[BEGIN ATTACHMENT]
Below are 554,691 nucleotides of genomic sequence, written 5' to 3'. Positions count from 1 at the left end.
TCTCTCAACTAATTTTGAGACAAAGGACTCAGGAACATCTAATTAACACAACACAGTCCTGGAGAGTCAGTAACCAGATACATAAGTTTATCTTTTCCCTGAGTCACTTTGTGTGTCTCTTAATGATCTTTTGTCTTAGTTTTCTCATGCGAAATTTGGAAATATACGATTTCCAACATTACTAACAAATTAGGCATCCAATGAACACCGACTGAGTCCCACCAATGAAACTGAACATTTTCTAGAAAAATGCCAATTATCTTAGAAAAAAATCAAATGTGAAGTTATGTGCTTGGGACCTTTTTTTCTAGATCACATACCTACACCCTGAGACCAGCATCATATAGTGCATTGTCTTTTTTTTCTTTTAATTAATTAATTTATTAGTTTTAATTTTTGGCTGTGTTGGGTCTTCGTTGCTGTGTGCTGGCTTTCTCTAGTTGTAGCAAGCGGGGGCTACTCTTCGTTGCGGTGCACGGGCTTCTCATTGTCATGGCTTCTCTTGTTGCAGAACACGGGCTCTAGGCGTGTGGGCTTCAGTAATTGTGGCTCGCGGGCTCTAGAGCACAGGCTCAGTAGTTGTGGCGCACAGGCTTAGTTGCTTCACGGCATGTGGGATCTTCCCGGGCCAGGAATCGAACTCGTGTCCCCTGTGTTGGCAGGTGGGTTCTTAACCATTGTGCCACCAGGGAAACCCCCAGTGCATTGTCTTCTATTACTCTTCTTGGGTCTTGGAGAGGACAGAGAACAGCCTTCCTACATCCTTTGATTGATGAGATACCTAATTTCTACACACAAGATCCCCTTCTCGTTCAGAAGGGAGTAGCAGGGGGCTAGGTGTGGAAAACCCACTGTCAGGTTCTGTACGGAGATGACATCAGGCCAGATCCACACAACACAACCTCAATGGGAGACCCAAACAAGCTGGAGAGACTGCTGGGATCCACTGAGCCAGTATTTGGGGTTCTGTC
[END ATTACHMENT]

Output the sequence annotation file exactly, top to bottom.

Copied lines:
Below are 554,691 nucleotides of genomic sequence, written 5' to 3'. Positions count from 1 at the left end.
TCTCTCAACTAATTTTGAGACAAAGGACTCAGGAACATCTAATTAACACAACACAGTCCTGGAGAGTCAGTAACCAGATACATAAGTTTATCTTTTCCCTGAGTCACTTTGTGTGTCTCTTAATGATCTTTTGTCTTAGTTTTCTCATGCGAAATTTGGAAATATACGATTTCCAACATTACTAACAAATTAGGCATCCAATGAACACCGACTGAGTCCCACCAATGAAACTGAACATTTTCTAGAAAAATGCCAATTATCTTAGAAAAAAATCAAATGTGAAGTTATGTGCTTGGGACCTTTTTTTCTAGATCACATACCTACACCCTGAGACCAGCATCATATAGTGCATTGTCTTTTTTTTCTTTTAATTAATTAATTTATTAGTTTTAATTTTTGGCTGTGTTGGGTCTTCGTTGCTGTGTGCTGGCTTTCTCTAGTTGTAGCAAGCGGGGGCTACTCTTCGTTGCGGTGCACGGGCTTCTCATTGTCATGGCTTCTCTTGTTGCAGAACACGGGCTCTAGGCGTGTGGGCTTCAGTAATTGTGGCTCGCGGGCTCTAGAGCACAGGCTCAGTAGTTGTGGCGCACAGGCTTAGTTGCTTCACGGCATGTGGGATCTTCCCGGGCCAGGAATCGAACTCGTGTCCCCTGTGTTGGCAGGTGGGTTCTTAACCATTGTGCCACCAGGGAAACCCCCAGTGCATTGTCTTCTATTACTCTTCTTGGGTCTTGGAGAGGACAGAGAACAGCCTTCCTACATCCTTTGATTGATGAGATACCTAATTTCTACACACAAGATCCCCTTCTCGTTCAGAAGGGAGTAGCAGGGGGCTAGGTGTGGAAAACCCACTGTCAGGTTCTGTACGGAGATGACATCAGGCCAGATCCACACAACACAACCTCAATGGGAGACCCAAACAAGCTGGAGAGACTGCTGGGATCCACTGAGCCAGTATTTGGGGTTCTGTC